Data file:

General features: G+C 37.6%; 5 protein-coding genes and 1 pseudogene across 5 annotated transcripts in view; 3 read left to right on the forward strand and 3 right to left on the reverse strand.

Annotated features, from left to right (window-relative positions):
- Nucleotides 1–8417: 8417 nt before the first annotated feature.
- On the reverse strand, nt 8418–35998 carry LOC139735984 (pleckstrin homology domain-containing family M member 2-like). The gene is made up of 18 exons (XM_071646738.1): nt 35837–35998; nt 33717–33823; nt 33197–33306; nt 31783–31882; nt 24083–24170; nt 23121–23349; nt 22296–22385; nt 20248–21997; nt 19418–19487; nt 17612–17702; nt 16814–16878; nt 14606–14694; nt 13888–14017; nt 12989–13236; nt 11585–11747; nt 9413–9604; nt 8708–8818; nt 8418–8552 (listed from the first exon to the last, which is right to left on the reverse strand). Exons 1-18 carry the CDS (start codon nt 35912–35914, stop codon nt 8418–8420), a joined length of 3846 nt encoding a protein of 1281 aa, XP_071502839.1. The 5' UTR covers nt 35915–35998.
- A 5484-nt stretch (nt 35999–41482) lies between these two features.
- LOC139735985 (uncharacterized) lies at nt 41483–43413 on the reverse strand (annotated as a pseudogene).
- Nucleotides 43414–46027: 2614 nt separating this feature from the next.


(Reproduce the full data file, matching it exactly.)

General features: G+C 37.6%; 5 protein-coding genes and 1 pseudogene across 5 annotated transcripts in view; 3 read left to right on the forward strand and 3 right to left on the reverse strand.

Annotated features, from left to right (window-relative positions):
- Nucleotides 1–8417: 8417 nt before the first annotated feature.
- On the reverse strand, nt 8418–35998 carry LOC139735984 (pleckstrin homology domain-containing family M member 2-like). The gene is made up of 18 exons (XM_071646738.1): nt 35837–35998; nt 33717–33823; nt 33197–33306; nt 31783–31882; nt 24083–24170; nt 23121–23349; nt 22296–22385; nt 20248–21997; nt 19418–19487; nt 17612–17702; nt 16814–16878; nt 14606–14694; nt 13888–14017; nt 12989–13236; nt 11585–11747; nt 9413–9604; nt 8708–8818; nt 8418–8552 (listed from the first exon to the last, which is right to left on the reverse strand). Exons 1-18 carry the CDS (start codon nt 35912–35914, stop codon nt 8418–8420), a joined length of 3846 nt encoding a protein of 1281 aa, XP_071502839.1. The 5' UTR covers nt 35915–35998.
- A 5484-nt stretch (nt 35999–41482) lies between these two features.
- LOC139735985 (uncharacterized) lies at nt 41483–43413 on the reverse strand (annotated as a pseudogene).
- Nucleotides 43414–46027: 2614 nt separating this feature from the next.